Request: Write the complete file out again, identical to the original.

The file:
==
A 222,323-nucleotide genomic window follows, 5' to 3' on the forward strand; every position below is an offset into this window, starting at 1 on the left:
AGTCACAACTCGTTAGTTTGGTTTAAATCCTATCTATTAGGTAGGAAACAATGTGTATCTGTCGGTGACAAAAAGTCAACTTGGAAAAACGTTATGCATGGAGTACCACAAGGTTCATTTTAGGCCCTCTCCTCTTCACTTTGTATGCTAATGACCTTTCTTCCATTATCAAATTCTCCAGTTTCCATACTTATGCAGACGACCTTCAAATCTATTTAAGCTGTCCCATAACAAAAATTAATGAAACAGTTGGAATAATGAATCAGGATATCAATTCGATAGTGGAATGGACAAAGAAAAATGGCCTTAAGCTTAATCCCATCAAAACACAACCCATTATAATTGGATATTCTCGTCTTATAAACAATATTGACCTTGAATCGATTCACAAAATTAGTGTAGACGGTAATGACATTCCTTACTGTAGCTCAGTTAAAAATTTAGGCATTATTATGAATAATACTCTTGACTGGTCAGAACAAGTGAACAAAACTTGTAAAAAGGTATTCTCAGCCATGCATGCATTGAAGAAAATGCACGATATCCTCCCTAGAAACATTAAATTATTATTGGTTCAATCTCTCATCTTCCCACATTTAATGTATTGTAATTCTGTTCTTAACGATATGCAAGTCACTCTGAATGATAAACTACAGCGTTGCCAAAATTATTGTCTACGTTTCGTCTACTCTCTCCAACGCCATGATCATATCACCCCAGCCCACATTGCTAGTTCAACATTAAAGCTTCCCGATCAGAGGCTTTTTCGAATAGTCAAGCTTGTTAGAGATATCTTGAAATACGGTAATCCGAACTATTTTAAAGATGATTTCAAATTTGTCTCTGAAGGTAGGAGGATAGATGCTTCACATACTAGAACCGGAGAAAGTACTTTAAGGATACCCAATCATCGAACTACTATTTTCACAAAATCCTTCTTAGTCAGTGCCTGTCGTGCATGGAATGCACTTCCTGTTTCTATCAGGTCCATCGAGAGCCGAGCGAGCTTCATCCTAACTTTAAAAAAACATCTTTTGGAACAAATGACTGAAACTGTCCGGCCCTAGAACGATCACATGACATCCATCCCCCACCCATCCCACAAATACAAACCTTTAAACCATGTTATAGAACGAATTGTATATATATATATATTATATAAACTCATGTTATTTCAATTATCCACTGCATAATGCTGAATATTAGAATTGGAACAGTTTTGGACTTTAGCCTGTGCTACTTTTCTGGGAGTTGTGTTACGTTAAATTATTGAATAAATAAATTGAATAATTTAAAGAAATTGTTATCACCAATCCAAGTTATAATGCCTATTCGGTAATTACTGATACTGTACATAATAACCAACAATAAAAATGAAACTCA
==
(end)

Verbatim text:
A 222,323-nucleotide genomic window follows, 5' to 3' on the forward strand; every position below is an offset into this window, starting at 1 on the left:
AGTCACAACTCGTTAGTTTGGTTTAAATCCTATCTATTAGGTAGGAAACAATGTGTATCTGTCGGTGACAAAAAGTCAACTTGGAAAAACGTTATGCATGGAGTACCACAAGGTTCATTTTAGGCCCTCTCCTCTTCACTTTGTATGCTAATGACCTTTCTTCCATTATCAAATTCTCCAGTTTCCATACTTATGCAGACGACCTTCAAATCTATTTAAGCTGTCCCATAACAAAAATTAATGAAACAGTTGGAATAATGAATCAGGATATCAATTCGATAGTGGAATGGACAAAGAAAAATGGCCTTAAGCTTAATCCCATCAAAACACAACCCATTATAATTGGATATTCTCGTCTTATAAACAATATTGACCTTGAATCGATTCACAAAATTAGTGTAGACGGTAATGACATTCCTTACTGTAGCTCAGTTAAAAATTTAGGCATTATTATGAATAATACTCTTGACTGGTCAGAACAAGTGAACAAAACTTGTAAAAAGGTATTCTCAGCCATGCATGCATTGAAGAAAATGCACGATATCCTCCCTAGAAACATTAAATTATTATTGGTTCAATCTCTCATCTTCCCACATTTAATGTATTGTAATTCTGTTCTTAACGATATGCAAGTCACTCTGAATGATAAACTACAGCGTTGCCAAAATTATTGTCTACGTTTCGTCTACTCTCTCCAACGCCATGATCATATCACCCCAGCCCACATTGCTAGTTCAACATTAAAGCTTCCCGATCAGAGGCTTTTTCGAATAGTCAAGCTTGTTAGAGATATCTTGAAATACGGTAATCCGAACTATTTTAAAGATGATTTCAAATTTGTCTCTGAAGGTAGGAGGATAGATGCTTCACATACTAGAACCGGAGAAAGTACTTTAAGGATACCCAATCATCGAACTACTATTTTCACAAAATCCTTCTTAGTCAGTGCCTGTCGTGCATGGAATGCACTTCCTGTTTCTATCAGGTCCATCGAGAGCCGAGCGAGCTTCATCCTAACTTTAAAAAAACATCTTTTGGAACAAATGACTGAAACTGTCCGGCCCTAGAACGATCACATGACATCCATCCCCCACCCATCCCACAAATACAAACCTTTAAACCATGTTATAGAACGAATTGTATATATATATATATTATATAAACTCATGTTATTTCAATTATCCACTGCATAATGCTGAATATTAGAATTGGAACAGTTTTGGACTTTAGCCTGTGCTACTTTTCTGGGAGTTGTGTTACGTTAAATTATTGAATAAATAAATTGAATAATTTAAAGAAATTGTTATCACCAATCCAAGTTATAATGCCTATTCGGTAATTACTGATACTGTACATAATAACCAACAATAAAAATGAAACTCA